The New York Times reported that the sweeping immigration bill that a bipartisan group of senators is preparing will include a major new merit-based program for foreigners to become permanent legal residents based on their work skills, including both high-skilled and blue-collar workers, according to people familiar with a draft of the legislation.
Over time the program, just one piece of the bill, would open up many new opportunities for foreigners to settle in the United States based on their skills, a shift from the focus on family ties that is the main foundation of the current immigration system.
But the bill will also include a host of measures to eliminate, over 10 years, a backlog of 4.7 million immigrants who have applied to come here legally and have been languishing in the system, waiting for permanent resident visas known as green cards. As a result, during the next decade, millions of immigrants who have been waiting patiently for legal documents will be united with their family members here.
The bill, an intricate combination of many interlocking parts, also provides a path to citizenship for an estimated 11 million immigrants living in the country illegally. Under the plan, those immigrants would wait at least 13 years before they could apply to become citizens.
The eight senators who are drafting the legislation, including Charles E. Schumer of New York, a Democrat, and Lindsey Graham of South Carolina, a Republican, said this week that they had reached broad agreement on its major pieces and hoped to present it early next week.
Mr. Schumer said Thursday that all issues among the senators had been resolved. “All that’s left is the drafting,” he said.
At the crux of the legislation is an effort to bridge the gap between Democrats, who strongly support and are seeking to protect family immigration, and Republicans, who are eager to move immigration toward a system based on work skills that foreigners bring to the United States.
The senators are under pressure to move quickly to introduce the bill. Senator Patrick J. Leahy of Vermont, a Democrat who is chairman of the Senate Judiciary Committee, has scheduled a hearing for next Wednesday. This week, tens of thousands of immigrants and their supporters rallied Wednesday on the lawn of the Capitol, calling for a path to citizenship for all illegal immigrants in the country and urging Congress to move swiftly.
One major goal of the bill is to put immigrants who have been living in the country illegally at “the back of the line” behind immigrants who made every effort to follow the rules, so that no one here illegally would become legal residents or citizens until those already in the system have the chance to do so.
Also, at the insistence of Republicans — particularly Senator Marco Rubio of Florida, another member of the bipartisan group — the bill also avoids giving illegal immigrants a separate pathway to citizenship. Under the proposal, no new green cards would be created in the future exclusively for them.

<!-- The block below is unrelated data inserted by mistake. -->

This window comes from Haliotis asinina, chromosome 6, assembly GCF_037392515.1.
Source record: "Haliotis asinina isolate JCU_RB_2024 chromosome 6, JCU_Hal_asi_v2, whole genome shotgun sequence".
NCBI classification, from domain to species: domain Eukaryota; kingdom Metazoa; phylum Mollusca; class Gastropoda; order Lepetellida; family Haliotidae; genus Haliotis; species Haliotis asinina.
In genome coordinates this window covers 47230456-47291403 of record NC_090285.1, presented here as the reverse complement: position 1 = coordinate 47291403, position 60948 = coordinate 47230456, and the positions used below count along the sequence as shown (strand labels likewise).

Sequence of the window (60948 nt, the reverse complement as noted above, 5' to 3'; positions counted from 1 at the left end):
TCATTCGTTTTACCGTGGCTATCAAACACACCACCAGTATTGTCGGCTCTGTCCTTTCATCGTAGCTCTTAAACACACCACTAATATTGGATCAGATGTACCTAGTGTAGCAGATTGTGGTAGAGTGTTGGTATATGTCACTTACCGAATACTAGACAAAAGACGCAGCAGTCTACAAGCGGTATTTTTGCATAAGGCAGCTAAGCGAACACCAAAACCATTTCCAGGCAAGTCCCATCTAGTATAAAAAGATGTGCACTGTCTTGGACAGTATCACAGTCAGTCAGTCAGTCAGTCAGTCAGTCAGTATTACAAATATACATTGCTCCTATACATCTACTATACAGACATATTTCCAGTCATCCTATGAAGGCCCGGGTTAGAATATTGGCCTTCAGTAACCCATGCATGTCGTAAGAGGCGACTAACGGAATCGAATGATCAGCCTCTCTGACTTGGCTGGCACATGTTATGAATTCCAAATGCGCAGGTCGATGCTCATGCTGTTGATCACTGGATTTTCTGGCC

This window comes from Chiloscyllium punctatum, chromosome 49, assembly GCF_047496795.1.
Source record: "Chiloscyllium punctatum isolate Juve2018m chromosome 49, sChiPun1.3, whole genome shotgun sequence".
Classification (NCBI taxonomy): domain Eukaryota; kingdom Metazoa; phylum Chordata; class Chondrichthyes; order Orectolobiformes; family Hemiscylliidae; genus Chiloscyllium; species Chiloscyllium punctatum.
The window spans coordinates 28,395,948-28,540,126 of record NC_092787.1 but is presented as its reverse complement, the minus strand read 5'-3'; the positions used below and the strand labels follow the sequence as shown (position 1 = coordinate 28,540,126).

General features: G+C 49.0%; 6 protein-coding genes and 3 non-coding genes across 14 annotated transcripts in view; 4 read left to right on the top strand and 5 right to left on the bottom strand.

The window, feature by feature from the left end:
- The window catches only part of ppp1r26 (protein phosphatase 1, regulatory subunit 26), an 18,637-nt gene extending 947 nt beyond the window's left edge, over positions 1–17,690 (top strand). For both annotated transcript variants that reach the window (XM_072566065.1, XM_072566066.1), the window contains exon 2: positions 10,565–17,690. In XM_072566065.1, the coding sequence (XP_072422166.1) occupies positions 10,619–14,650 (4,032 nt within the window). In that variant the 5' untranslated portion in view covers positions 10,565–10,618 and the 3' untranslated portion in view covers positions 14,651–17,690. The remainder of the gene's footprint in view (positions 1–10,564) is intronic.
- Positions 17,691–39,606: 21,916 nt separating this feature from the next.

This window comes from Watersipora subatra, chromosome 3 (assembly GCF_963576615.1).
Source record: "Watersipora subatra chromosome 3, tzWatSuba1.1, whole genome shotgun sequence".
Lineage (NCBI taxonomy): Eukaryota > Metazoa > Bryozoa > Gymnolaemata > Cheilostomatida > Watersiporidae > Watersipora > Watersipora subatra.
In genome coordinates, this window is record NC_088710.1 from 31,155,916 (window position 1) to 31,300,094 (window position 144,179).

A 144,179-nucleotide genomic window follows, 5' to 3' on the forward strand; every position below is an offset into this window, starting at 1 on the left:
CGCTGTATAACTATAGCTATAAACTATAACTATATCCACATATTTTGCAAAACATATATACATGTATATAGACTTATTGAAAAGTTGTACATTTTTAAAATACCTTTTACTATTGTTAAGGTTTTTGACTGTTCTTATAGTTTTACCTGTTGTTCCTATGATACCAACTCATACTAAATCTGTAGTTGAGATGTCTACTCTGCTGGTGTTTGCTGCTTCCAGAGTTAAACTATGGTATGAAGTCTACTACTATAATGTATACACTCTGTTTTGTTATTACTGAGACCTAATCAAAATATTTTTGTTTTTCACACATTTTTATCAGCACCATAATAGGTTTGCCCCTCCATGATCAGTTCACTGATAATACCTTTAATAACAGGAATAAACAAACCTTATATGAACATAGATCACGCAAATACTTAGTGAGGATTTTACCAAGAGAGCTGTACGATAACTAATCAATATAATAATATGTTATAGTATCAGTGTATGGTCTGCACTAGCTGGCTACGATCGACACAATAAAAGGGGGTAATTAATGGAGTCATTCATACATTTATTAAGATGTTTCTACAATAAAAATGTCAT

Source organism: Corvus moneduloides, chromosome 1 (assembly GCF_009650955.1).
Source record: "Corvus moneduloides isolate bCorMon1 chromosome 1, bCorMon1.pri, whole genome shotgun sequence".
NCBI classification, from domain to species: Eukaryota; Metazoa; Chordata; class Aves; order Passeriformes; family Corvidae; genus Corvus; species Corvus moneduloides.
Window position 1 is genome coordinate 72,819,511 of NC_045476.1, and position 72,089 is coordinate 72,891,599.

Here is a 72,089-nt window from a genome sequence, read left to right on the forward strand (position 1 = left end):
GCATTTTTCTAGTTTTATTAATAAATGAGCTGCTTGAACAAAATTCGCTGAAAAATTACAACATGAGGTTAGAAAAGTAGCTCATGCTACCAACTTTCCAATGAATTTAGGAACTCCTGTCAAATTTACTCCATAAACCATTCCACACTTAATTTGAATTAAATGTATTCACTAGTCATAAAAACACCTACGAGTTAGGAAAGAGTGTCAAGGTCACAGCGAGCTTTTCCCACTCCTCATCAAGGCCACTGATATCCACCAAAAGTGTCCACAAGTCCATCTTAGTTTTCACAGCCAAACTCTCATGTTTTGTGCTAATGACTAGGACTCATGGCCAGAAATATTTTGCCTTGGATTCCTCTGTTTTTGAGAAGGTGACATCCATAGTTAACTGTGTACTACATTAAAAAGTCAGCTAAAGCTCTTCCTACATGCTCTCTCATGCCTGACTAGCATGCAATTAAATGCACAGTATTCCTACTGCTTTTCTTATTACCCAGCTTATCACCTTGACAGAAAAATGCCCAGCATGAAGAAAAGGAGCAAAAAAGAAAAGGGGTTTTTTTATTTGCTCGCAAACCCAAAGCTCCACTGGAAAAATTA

Instead, in a novel compromise worked out in hard-fought negotiations, immigrants who had been here illegally would gain a provisional legal status in which they would remain for at least 10 years. They could work legally and travel, but they would not become permanent residents.
During the first decade, the aim is to clear backlogs. Then, formerly illegal immigrants could apply for merit-based green cards, along with many other foreigners applying legally. After three years with a green card, the formerly illegal immigrants would be eligible to apply to become American citizens.
Some Senate staff members stressed that the final draft of the bill is not complete, and that many details could change, although not the broad outlines and goals.
Among proposals to reduce backlogs is a plan to accelerate green card applications of foreigners living legally in the United States who have been waiting to receive their documents for 10 years or more.
Any immigrants who have been working legally in this country for 10 years would also move rapidly to receive green cards, either through the current system or later through the new merit system.
The plan would also free up additional green cards by eliminating a category of foreigners who are now eligible for those visas: siblings of United States citizens.
The bill would also remove annual limits on the number of green cards for a different category, spouses and minor children of legal permanent residents. The senators estimate that 800,000 immediate family members will move through the backlog and gain green cards over the next decade as a result of that change.
At the end of 10 years, the bill would create a program offering 138,000 merit-based visas each year to foreigners based on their work skills, but also on other considerations including family ties. Green cards will be offered to workers in three categories: high-skilled foreigners in technology and science, employees with a middle range of white collar skills, and low-wage workers. Farmworkers are not included, as they will come under a separate program.
Immigrants who will be eligible for merit green cards would include those formerly here illegally, if they have remained in good standing, learned English and passed other requirements, and remained employed for 10 years.
But other migrants would be eligible for those green cards as well, including agricultural guest workers who had been legally employed in this country for 10 years, and other temporary visa holders. There would be no special, dedicated path to citizenship for immigrants who had once lived in the country illegally.